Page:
Between now and November, I’m posting excerpts from a work in progress called How to Write YA. You can’t buy it yet, but you can preorder Afterworlds, my book about a young novelist living in NYC, on the bottom of this page.
What Are Stories?
Okay, it’s time to get to the writing advice part of this book. Almost.
First we must talk about stories. Like, what are they?
Stories are a technology.
They’re a tool, one invented to inform, persuade, and entertain other humans. This technology is very old, probably created not long after humans came up with language itself.
Stories are also very powerful. Someone who remains unconvinced after a thousand pages of scientific data can often be swayed by just the right anecdote. Otherwise sensible people will believe absurdities as long as they appear in the context of a compelling tale, like an urban legend. We often recall the stemwinder version of an experience long after we’ve forgotten what really happened that day.
This is why some of the oldest things we posses as a culture are stories.
Here’s a little story with a very long pedigree:
There was once a donkey who found itself exactly halfway between a bale of hay and a bucket of water. The donkey was equally thirsty and hungry, so it couldn’t decide which to consume first, the water or the hay. As the day went on, the beast grew hungrier and thirstier in equal measure, so it stayed paralyzed, unable to choose. In the end, the donkey died of thirst and hunger, its decision still unmade.
News flash: this isn’t the world’s best story. It’s kind of silly (or sad, if you’re Team Donkey) and there’s not much rising action or character development. And yet this story has been told for over two millennia.
Back in 350 BCE, Aristotle used the donkey story to talk about physics. In his telling, the donkey’s desires represented the balance of forces in the world. If the donkey chose one way instead of another, nature itself would fly out of equilibrium.
In the twelfth century, the Islamic scholar Abu Hamid Al-Ghazali used the story to talk about free will. He argued that people can break stalemates like the donkey’s even if they have no reason to make one choice over the other. That’s what makes us humans special.
In 1340, the French philosopher Jean Buridan used the story to make the opposite point, suggesting that when facing two equally good choices, the only rational thing to do is wait until circumstances change.
Three centuries later, Baruch Spinoza disagreed with Buridan, but took a different tack than Al-Ghazali, saying that a rational person can always see a distinction between two choices. In other words, the world is complex and nuanced and full of differences, and if you don’t see that, you’re an ass.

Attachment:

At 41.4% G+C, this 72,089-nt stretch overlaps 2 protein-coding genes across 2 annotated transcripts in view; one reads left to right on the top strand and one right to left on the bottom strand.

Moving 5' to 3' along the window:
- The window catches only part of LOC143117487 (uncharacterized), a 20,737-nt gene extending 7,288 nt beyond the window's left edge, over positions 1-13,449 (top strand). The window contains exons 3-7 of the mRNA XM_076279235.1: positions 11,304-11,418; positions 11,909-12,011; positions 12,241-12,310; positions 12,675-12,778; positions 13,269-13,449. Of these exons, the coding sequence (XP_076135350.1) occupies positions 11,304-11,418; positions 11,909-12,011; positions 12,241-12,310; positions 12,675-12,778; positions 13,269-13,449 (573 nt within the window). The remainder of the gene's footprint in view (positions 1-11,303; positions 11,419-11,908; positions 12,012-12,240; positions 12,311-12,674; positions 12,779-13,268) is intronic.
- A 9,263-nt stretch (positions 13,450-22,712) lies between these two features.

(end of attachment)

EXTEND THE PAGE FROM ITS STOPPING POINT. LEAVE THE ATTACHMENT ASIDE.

Many other thinkers have weighed in since. I first heard a version of the donkey story in 1980, in a Devo song called “Freedom of Choice.” Devo’s retelling (featuring a dog with two bones) suggests that these days people have too many choices, and might prefer fewer. My teenage self could relate to Devo’s version, that the choices offered by present-day consumerism aren’t really the same as freedom.
Such is the power of this one very short story. It has been used to make countless distinct and contradictory arguments across two dozen centuries. And given that no actual donkey in that situation would hesitate for a second, this tale has managed all this despite being patently unbelievable! (This is an important thing for us novelists to remember: stories don’t have to be credible, true, or even to make logical sense, to have lasting importance.)
So why is this tale is so persistent?
Perhaps we all recognize ourselves in the donkey. We’ve all had the experience of being unable to make a choice, and of paying a price for our indecision.
And check this out: we never find out what kind of music the donkey likes, or what its politics are, or if its parents loved it enough, or what it had for breakfast. And even though the donkey isn’t involved in a hot paranormal love triangle or a million-dollar jewel heist or a revolution against a dystopian government—even though it isn’t a character at all in the modern psychological literary sense—we somehow still identify with this beast.
Crazy, right? Why should we care?
Here’s my theory:
We are all creatures who make decisions (or fail to make them) and then suffer the consequences. When you tell us stories about other creatures who make (or fail to make) decisions and then suffer the consequences, we listen.
We listen hard.
It’s like we’re scared not to.
And that’s why novels are really important.
Click here to read the next post, Part 3, “What Are Novels?”